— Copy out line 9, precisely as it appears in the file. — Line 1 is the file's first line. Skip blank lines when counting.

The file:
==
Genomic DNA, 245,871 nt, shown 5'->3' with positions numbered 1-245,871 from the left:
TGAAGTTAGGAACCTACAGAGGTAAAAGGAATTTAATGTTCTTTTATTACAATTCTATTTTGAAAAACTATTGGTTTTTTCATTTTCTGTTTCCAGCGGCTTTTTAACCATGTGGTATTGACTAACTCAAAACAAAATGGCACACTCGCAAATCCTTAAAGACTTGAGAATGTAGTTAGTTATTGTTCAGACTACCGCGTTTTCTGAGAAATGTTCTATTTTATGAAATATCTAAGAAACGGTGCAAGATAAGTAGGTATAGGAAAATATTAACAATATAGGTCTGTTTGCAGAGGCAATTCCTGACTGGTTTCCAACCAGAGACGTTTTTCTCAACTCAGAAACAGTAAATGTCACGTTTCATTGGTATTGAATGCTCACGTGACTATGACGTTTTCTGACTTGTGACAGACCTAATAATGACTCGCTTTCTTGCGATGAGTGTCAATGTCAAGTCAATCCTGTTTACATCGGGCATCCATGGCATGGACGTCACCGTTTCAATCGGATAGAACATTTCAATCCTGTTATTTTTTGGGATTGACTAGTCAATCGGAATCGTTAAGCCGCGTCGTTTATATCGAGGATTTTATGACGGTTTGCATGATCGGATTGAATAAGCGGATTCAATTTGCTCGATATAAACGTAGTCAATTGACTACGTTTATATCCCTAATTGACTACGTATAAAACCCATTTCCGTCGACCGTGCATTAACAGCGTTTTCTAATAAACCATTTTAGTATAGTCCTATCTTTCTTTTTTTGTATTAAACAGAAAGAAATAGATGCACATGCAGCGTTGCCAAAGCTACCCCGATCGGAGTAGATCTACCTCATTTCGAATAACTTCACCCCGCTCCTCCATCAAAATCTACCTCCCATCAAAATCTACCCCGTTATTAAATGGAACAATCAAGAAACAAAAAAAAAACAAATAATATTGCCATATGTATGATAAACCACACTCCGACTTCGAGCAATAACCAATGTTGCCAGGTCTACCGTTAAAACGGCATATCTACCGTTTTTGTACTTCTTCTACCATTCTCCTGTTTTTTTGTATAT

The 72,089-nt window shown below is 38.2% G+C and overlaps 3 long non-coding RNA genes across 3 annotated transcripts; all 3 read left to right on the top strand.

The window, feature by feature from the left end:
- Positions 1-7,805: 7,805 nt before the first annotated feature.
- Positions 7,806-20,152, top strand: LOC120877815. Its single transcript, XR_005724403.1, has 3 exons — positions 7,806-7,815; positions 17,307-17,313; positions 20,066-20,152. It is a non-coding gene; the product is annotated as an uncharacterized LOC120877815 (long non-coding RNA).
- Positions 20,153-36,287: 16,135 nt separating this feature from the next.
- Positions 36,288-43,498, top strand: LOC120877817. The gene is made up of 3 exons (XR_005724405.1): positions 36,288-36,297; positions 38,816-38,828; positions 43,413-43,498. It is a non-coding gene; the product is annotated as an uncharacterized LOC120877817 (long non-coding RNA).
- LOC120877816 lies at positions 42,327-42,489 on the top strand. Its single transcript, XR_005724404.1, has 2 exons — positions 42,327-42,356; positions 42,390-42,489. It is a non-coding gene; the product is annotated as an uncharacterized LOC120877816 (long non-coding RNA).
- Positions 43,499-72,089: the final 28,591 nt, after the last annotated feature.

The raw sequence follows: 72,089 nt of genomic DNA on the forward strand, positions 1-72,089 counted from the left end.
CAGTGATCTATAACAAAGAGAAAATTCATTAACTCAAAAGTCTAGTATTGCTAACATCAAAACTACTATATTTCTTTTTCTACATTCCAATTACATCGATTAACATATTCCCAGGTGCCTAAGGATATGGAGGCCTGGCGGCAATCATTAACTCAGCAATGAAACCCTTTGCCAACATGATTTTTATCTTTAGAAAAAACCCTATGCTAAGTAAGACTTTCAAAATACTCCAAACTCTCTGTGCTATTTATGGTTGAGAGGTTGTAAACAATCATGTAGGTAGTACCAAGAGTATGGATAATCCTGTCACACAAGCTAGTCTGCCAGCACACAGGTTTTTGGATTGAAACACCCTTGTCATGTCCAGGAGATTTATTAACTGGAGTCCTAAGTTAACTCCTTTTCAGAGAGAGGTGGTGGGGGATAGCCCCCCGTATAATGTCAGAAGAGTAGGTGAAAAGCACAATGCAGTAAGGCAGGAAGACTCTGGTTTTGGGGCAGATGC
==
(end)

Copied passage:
- LOC120877816 lies at positions 42,327-42,489 on the top strand. Its single transcript, XR_005724404.1, has 2 exons — positions 42,327-42,356; positions 42,390-42,489. It is a non-coding gene; the product is annotated as an uncharacterized LOC120877816 (long non-coding RNA).